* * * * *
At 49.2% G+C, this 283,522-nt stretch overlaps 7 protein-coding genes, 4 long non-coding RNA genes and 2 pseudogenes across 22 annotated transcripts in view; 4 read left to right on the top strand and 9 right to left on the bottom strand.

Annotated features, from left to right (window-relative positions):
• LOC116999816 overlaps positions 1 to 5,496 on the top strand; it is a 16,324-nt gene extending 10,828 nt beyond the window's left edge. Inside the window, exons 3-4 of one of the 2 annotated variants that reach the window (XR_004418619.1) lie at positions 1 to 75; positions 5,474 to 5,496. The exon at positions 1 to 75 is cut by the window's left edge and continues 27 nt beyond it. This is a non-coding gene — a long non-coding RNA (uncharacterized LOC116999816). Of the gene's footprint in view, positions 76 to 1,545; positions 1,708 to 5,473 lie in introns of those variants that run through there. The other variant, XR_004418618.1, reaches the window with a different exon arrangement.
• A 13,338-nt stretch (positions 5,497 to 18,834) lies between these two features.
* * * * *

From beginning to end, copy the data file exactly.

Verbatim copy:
At 49.2% G+C, this 283,522-nt stretch overlaps 7 protein-coding genes, 4 long non-coding RNA genes and 2 pseudogenes across 22 annotated transcripts in view; 4 read left to right on the top strand and 9 right to left on the bottom strand.

Annotated features, from left to right (window-relative positions):
• LOC116999816 overlaps positions 1 to 5,496 on the top strand; it is a 16,324-nt gene extending 10,828 nt beyond the window's left edge. Inside the window, exons 3-4 of one of the 2 annotated variants that reach the window (XR_004418619.1) lie at positions 1 to 75; positions 5,474 to 5,496. The exon at positions 1 to 75 is cut by the window's left edge and continues 27 nt beyond it. This is a non-coding gene — a long non-coding RNA (uncharacterized LOC116999816). Of the gene's footprint in view, positions 76 to 1,545; positions 1,708 to 5,473 lie in introns of those variants that run through there. The other variant, XR_004418618.1, reaches the window with a different exon arrangement.
• A 13,338-nt stretch (positions 5,497 to 18,834) lies between these two features.